And yet the gallery that Canon Barnett eventually founded on Whitechapel High Street, after holding free exhibitions in the schoolroom of St Jude’s every Easter for 20 years, rapidly evolved into one of the most important spaces devoted to visual art in Britain. A century before Tate Modern, the Whitechapel was introducing the latest developments of the international avant-garde to an eager public.
The roll-call of foreign artists of the first rank that have shown there over the years is impressive: everybody from Picasso to Jackson Pollock. The gallery has a strong record, too, of supporting fledgling giants of British art: David Hockney, Gilbert and George, and Antony Gormley all had important solo shows at the gallery early in their careers. It was also where Nicholas Serota, now director of the Tate, earned his stripes: he took over at the Whitechapel in 1976, and stayed there for 12 years.
Like many 19th-century philanthropists, Canon Barnett and his wife Henrietta saw themselves as missionaries. They were determined to bring enlightenment to the heart of darkness in the impoverished East End. With a donation of £6,000 from the Victorian benefactor John Passmore Edwards, they were able to buy a plot of land in the middle of the rough neighbourhood of Whitechapel and build a gallery that would aim to showcase “the finest art of the world for the people of the East End”.
The look of his new gallery was important. To encourage passers-by to drop in, there were no steps up to the front entrance, for instance. At the same time, the terracotta-clad exterior, designed by Charles Harrison Townsend in an up-to-the minute Art Nouveau style, signalled the ambition of the gallery’s founders: this new space would be in the vanguard of modernity. Unlike the national museums, which were still closing at dusk, the gallery even had electricity, which meant that visitors could stay until 10pm.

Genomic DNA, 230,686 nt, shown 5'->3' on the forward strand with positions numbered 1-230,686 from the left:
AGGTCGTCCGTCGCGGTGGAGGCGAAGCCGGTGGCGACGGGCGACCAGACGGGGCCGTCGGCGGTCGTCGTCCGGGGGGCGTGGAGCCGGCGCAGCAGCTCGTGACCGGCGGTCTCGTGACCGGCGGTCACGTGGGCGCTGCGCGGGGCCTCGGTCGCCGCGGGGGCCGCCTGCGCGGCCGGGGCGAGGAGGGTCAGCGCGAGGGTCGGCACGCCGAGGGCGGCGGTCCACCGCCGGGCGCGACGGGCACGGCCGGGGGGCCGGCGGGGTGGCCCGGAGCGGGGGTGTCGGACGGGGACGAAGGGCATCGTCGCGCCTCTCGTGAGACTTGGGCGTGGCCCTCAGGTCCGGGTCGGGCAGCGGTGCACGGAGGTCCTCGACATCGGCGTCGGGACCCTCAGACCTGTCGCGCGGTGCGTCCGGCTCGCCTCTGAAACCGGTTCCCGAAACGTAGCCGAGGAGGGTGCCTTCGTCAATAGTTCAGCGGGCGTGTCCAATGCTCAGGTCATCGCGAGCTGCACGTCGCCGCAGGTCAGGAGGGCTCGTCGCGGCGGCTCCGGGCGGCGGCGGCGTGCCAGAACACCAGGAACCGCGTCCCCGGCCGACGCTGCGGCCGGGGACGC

Whether or not East Enders came to marvel at the newfangled electric lights, the gallery’s opening show, held in the spring of 1901 and featuring works by Constable, Rubens and Hogarth, among many others, was a success. In total, 206,000 people came to see it, with a record 16,000 visitors on a single day – attendance figures that directors of the gallery in later decades would kill for.
It was not until the second half of the 20th century, though, that the Whitechapel really came into its own as the pre-eminent destination for modern art in London. This was thanks to the visionary directorship of Bryan Robertson, who took over in 1952. Robertson reinvigorated the galleries, stripping the walls of coffee-coloured hessian and painting them white. He also inaugurated a series of important exhibitions, premiering contemporary American masters such as Jackson Pollock (1958), Mark Rothko (1961) and Robert Rauschenberg (1964), as well as emerging British artists including Patrick Caulfield and Bridget Riley.